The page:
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Meet the Most Physically Gifted Prospects of the 2014 Draft

Ryan RiddleCorrespondent IApril 9, 2014

Meet the Most Physically Gifted Prospects of the 2014 Draft

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    This is what one of the most physically gifted draft prospect looks like shirtless. Guess who...
    This is what one of the most physically gifted draft prospect looks like shirtless. Guess who...Associated Press

    In order to make it this far, NFL draft prospects have to be among an elite crop of athletes. But when it comes to physical tools, not all NFL hopefuls are built equal. 

    The NFL requires a diverse arsenal of weapons in order to thrive.

    At this level, on the biggest stage, 25 prospects dreaming of NFL glory have emerged as the most physically gifted of this year's draft class.

    Rating physical gifts requires much more than a fast 40 time. It requires quickness, agility and speed in all directions relative to body weight. Strength and explosion are also factored into the overall score. 

    Height, arm length and hand size are also factored in as well.  

    Using a simple quantitative numeric grading scale that grades nearly every physical attribute of a prospect, I was able to generate a single grade value intended to represent an overall measurables grade. Below you will see a description of what each category represents:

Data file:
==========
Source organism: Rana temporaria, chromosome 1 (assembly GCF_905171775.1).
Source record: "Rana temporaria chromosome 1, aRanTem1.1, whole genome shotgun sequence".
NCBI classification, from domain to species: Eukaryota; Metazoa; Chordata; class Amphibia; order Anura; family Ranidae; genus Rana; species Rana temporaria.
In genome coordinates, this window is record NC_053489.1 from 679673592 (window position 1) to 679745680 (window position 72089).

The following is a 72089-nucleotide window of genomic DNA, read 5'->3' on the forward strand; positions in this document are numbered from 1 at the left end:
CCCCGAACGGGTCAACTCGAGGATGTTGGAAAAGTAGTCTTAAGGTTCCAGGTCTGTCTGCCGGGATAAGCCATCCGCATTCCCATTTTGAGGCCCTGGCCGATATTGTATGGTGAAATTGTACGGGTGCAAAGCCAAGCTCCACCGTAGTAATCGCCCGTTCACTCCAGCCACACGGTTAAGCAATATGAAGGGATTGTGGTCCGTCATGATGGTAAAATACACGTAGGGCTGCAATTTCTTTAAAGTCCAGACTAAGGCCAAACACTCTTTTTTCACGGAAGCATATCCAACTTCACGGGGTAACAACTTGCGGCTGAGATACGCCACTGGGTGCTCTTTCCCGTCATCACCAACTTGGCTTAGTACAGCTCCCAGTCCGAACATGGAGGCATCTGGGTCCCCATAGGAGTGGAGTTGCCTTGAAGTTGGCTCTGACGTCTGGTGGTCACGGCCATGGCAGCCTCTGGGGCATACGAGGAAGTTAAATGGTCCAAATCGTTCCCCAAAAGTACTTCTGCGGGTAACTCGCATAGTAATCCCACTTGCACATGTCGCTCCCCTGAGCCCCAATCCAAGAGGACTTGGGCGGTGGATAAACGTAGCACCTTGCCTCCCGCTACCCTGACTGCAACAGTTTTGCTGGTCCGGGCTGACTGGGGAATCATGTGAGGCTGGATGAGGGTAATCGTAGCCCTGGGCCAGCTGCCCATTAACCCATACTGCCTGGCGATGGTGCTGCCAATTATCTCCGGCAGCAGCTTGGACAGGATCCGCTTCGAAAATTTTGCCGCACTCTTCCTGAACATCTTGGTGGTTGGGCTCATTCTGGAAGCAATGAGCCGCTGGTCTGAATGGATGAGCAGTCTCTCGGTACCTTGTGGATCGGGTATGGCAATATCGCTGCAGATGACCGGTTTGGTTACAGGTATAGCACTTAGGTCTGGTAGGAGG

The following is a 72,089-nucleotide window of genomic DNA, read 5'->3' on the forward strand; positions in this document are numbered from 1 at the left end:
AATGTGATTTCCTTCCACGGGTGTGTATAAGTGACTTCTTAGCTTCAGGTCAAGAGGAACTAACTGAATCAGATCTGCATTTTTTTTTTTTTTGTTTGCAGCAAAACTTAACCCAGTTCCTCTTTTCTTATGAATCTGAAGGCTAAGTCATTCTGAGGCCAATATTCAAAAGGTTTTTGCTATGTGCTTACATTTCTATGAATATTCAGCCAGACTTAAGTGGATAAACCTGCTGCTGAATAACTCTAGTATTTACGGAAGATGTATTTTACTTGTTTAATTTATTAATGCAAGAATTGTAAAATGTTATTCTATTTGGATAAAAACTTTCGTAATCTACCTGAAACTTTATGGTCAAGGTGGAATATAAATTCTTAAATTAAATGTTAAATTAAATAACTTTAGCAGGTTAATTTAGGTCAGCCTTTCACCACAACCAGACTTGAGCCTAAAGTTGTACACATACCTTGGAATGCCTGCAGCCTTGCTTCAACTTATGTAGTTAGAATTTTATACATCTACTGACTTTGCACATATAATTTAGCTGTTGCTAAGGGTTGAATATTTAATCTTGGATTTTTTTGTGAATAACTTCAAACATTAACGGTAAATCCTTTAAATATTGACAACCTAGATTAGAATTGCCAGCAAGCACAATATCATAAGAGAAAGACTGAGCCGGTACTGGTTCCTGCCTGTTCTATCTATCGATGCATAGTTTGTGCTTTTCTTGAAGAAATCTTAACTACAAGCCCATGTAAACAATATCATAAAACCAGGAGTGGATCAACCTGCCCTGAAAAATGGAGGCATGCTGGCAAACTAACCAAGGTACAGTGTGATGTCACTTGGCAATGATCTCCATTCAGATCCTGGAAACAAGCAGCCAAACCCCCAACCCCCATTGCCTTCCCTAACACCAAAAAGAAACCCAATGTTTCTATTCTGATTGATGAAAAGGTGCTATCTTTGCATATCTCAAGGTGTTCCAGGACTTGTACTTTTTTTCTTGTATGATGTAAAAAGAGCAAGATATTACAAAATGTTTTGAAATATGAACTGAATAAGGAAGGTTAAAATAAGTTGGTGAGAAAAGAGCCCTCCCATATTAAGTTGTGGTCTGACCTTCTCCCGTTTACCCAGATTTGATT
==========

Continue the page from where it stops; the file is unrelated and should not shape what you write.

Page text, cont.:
Dynamic Speed (DSA): Often times, people put too much emphasis on a player's 40-yard dash when it is only one of three times recorded. DSA equals the combined average of a prospect's 40-yard dash, short shuttle and three-cone drills. This allows for a better comparison of the straight-ahead, lateral and change-of-direction speed of any given prospect. 

    Dynamic Explosion (DET): This is a simple formula that takes the prospect's combined number of bench reps, vertical jump and broad jump and adds them together for a single number. This gives a more complete gauge of the prospect's explosive capabilities of both his upper and lower body.

    Dynamic Speed Average with weight factored in (DSA/Weight): This is based off a formula that takes into account the prospect's weight and the average of all three speed times to produce a number that reflects a player's speed relative to his weight. The goal is to put prospects of various weight groups on a level playing field when determining speed. This also represents the measure that considers a player's weight, which as we know is important in football. 

    All three of these elements are then added to a prospect's height and arm length, where each is graded numerically on a scale between 1-10. The score is then averaged out for the "Comprehensive Measurables Grade."

    Note: Running backs were not graded on height or arm length considering these elements factor very little in their success on a football field. Hand size, however, was factored in. All other positions are graded equally across the board. To see the complete list visit DraftMetric.com